Paul expected the Philippians to pray for him. The answer to their prayer is summarised as ‘the supply of the Spirit of Jesus Christ’. It is not clear if the word ‘supply’ refers to the Spirit himself or to what he supplies. Probably both options are included.
Behind the meaning of the word ‘supply’ is the idea of a wealthy person meeting the expenses of a group of people: for example, a person could provide freely all that choir members would require such as training, practice facilities, and accommodation. The Holy Spirit is infinitely wealthy and is able to meet all our needs, wherever we are. Whatever Paul’s spiritual needs would be at any given time would be met by the Spirit. If he needed a sense of assurance or a feeling of joy, he would receive them from the Spirit.
In particular, the Spirit functions as the Spirit of Jesus Christ, which indicates that he will provide for us the things that belong to Jesus Christ. In the Upper Room, on that last evening when he was arrested, Jesus had taught his disciples many aspects of the work of the Holy Spirit. For example, Jesus had instructed them about the way the Spirit would deal with the world: ‘And when he comes, he will convict the world concerning sin and righteousness and judgment: concerning sin, because they do not believe in me; concerning righteousness, because I go to the Father, and you will see me no longer; concerning judgment, because the ruler of this world is judged’ (John 16:8-11).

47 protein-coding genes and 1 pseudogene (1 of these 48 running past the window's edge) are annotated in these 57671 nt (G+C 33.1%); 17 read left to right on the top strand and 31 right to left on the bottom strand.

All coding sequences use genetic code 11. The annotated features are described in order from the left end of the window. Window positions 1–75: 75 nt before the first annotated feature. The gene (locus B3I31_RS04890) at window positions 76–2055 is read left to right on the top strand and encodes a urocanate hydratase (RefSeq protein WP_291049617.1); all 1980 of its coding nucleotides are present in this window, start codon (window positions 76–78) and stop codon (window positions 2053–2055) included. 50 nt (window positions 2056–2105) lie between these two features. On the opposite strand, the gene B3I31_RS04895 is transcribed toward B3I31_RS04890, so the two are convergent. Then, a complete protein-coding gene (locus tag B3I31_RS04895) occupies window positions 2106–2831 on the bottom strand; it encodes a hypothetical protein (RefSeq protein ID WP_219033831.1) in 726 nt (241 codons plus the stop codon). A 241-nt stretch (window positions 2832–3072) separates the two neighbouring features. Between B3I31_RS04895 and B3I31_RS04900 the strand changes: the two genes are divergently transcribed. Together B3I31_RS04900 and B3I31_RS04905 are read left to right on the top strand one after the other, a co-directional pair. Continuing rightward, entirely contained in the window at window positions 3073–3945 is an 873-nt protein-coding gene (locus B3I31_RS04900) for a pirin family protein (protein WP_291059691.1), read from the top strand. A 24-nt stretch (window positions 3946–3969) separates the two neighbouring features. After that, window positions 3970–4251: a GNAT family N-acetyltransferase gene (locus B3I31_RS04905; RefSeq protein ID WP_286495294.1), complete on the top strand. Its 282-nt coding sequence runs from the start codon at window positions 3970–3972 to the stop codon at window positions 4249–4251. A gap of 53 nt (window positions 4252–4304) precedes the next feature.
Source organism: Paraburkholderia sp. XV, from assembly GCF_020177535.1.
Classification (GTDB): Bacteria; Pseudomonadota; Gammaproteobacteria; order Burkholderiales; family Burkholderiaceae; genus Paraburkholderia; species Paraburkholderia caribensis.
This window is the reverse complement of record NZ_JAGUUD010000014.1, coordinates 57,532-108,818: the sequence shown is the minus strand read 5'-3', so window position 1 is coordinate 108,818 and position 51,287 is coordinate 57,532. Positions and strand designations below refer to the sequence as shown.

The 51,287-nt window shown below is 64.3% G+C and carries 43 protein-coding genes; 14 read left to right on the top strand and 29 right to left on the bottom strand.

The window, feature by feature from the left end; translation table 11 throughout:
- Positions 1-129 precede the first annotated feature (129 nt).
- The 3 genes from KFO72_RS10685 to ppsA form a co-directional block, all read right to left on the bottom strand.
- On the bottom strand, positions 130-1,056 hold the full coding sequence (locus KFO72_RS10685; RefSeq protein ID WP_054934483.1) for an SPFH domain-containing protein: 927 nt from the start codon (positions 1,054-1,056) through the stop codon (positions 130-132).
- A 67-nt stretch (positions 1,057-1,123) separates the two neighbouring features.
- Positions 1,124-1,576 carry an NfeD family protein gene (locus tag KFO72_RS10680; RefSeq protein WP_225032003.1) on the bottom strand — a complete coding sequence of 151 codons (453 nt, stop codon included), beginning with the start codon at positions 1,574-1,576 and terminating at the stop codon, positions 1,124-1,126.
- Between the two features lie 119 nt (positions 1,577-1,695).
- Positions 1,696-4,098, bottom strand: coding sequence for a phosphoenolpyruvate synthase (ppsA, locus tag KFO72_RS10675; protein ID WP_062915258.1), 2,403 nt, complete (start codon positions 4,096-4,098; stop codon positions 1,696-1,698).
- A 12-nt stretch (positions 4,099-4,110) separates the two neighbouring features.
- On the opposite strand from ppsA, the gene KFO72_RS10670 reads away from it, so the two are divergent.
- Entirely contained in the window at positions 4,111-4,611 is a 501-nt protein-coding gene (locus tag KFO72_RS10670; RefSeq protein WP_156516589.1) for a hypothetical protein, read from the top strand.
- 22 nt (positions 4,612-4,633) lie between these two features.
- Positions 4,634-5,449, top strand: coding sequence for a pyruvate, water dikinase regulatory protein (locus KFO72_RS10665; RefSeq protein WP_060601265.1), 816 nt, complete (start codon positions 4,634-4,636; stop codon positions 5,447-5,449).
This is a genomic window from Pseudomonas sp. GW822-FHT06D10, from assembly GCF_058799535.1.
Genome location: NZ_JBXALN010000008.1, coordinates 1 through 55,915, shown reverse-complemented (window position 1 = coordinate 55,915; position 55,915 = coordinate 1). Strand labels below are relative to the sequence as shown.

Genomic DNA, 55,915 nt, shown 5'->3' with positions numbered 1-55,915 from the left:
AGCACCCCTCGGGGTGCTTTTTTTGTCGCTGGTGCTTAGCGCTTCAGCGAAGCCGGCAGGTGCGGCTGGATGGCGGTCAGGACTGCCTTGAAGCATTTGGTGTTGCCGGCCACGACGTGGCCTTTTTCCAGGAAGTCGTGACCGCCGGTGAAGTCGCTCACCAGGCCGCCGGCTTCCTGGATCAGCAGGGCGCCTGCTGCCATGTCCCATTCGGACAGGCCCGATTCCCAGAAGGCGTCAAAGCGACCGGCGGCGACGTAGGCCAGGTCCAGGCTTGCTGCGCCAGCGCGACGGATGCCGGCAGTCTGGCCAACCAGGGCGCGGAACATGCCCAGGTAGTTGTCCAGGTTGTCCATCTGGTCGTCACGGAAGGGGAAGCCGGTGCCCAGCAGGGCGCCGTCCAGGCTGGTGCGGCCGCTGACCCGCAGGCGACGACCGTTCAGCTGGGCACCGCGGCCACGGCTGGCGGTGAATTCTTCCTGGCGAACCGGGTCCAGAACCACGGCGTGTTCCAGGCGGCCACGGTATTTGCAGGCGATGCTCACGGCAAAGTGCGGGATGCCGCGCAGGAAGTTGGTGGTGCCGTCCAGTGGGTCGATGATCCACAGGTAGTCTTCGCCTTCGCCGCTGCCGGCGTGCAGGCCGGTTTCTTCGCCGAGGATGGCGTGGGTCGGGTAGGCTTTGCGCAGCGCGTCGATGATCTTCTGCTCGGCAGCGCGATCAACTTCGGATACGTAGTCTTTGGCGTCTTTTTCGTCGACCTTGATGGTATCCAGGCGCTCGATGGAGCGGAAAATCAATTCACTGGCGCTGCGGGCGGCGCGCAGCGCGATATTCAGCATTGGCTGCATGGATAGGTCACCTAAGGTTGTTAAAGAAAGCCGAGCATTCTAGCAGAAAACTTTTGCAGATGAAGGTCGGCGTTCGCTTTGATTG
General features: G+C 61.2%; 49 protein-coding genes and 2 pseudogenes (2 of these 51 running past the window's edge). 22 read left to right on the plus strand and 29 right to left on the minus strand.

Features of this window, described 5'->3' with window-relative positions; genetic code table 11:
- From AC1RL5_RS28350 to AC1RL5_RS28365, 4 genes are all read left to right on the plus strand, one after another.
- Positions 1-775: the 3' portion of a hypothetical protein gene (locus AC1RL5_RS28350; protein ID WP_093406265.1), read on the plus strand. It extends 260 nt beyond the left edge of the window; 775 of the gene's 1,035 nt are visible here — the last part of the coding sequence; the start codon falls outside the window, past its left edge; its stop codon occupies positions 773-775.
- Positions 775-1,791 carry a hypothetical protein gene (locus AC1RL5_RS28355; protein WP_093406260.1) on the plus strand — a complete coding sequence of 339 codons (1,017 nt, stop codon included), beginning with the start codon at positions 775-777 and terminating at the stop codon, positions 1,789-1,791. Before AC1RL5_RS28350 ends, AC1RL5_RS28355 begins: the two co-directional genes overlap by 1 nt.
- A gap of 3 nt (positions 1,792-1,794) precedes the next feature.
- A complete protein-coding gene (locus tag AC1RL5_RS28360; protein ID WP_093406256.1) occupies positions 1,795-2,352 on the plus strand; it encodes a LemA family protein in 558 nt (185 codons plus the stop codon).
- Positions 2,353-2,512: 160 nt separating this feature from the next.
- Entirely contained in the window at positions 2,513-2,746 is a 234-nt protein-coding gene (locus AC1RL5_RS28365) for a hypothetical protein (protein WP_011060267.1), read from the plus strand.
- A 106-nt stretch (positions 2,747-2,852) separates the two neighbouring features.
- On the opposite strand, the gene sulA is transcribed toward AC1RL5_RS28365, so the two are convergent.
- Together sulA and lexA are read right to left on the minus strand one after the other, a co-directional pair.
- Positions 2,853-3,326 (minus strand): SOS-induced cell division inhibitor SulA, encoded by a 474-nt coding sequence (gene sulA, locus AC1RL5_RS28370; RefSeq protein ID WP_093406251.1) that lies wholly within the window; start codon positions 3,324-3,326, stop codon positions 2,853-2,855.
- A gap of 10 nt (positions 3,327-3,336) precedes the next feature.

The Saviour also promised them that the Spirit ‘will glorify me, for he will take what is mine and declare it to you’ (John 16:14). Already in this chapter, Paul has mentioned how he possessed the affections of Christ and how spiritual fruits of righteousness come from Jesus Christ. These blessings had come from Jesus to Paul through the supply of the Spirit of Jesus Christ.
The best request we can make for ourselves and for one another is to ask the Lord to send the Spirit of Christ to our empty hearts and fill them with the blessings of Christ.